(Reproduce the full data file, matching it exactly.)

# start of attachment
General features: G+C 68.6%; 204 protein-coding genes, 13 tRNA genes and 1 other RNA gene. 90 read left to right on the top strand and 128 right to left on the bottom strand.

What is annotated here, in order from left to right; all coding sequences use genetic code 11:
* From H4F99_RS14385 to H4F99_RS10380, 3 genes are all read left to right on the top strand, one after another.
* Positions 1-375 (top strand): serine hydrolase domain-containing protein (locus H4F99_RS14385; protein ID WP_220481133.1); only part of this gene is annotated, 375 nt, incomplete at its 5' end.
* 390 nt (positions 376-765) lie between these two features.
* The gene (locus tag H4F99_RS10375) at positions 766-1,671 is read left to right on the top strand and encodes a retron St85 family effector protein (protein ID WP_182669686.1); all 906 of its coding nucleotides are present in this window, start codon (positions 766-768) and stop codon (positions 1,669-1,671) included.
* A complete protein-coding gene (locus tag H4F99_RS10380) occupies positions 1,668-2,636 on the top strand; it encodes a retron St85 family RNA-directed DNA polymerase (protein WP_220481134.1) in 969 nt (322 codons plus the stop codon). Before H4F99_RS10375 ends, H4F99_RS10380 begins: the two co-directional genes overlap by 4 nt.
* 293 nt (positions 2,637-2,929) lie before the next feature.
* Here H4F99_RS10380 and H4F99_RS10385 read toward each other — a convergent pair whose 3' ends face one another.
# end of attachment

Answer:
General features: G+C 68.6%; 204 protein-coding genes, 13 tRNA genes and 1 other RNA gene. 90 read left to right on the top strand and 128 right to left on the bottom strand.

What is annotated here, in order from left to right; all coding sequences use genetic code 11:
* From H4F99_RS14385 to H4F99_RS10380, 3 genes are all read left to right on the top strand, one after another.
* Positions 1-375 (top strand): serine hydrolase domain-containing protein (locus H4F99_RS14385; protein ID WP_220481133.1); only part of this gene is annotated, 375 nt, incomplete at its 5' end.
* 390 nt (positions 376-765) lie between these two features.
* The gene (locus tag H4F99_RS10375) at positions 766-1,671 is read left to right on the top strand and encodes a retron St85 family effector protein (protein ID WP_182669686.1); all 906 of its coding nucleotides are present in this window, start codon (positions 766-768) and stop codon (positions 1,669-1,671) included.
* A complete protein-coding gene (locus tag H4F99_RS10380) occupies positions 1,668-2,636 on the top strand; it encodes a retron St85 family RNA-directed DNA polymerase (protein WP_220481134.1) in 969 nt (322 codons plus the stop codon). Before H4F99_RS10375 ends, H4F99_RS10380 begins: the two co-directional genes overlap by 4 nt.
* 293 nt (positions 2,637-2,929) lie before the next feature.
* Here H4F99_RS10380 and H4F99_RS10385 read toward each other — a convergent pair whose 3' ends face one another.